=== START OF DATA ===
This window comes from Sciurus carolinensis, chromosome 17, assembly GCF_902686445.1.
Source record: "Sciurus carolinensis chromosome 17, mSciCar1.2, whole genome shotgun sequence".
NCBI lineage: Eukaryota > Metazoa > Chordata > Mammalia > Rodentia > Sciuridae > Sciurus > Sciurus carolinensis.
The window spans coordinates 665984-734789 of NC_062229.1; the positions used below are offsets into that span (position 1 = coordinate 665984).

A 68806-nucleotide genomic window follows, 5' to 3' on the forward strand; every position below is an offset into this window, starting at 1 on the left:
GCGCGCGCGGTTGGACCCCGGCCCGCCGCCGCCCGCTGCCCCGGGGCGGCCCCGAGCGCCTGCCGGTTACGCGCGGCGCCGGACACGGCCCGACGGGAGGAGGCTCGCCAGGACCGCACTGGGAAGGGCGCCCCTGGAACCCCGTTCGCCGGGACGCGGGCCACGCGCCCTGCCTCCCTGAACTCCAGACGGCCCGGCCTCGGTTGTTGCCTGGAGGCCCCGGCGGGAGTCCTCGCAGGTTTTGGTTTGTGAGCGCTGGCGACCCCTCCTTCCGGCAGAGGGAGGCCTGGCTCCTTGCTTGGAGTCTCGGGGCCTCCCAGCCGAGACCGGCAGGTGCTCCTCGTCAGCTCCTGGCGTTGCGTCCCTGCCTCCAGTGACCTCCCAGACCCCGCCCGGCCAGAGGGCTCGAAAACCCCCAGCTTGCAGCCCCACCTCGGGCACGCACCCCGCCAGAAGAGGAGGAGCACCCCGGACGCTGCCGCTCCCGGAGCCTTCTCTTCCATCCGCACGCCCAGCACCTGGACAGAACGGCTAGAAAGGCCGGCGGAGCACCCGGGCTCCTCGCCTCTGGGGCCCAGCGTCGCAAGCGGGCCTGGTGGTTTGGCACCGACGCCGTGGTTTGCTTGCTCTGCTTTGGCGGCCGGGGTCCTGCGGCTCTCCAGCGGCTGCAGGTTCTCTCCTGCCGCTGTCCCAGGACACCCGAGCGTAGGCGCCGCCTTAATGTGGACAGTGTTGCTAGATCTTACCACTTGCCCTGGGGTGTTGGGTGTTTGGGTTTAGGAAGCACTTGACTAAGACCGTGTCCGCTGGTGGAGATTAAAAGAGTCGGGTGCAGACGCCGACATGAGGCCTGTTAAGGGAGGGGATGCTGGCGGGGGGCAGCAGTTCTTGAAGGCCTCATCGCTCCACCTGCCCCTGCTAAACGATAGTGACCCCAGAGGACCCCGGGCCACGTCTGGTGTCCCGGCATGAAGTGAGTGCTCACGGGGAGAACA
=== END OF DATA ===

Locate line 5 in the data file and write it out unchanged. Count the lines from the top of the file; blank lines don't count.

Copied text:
A 68806-nucleotide genomic window follows, 5' to 3' on the forward strand; every position below is an offset into this window, starting at 1 on the left: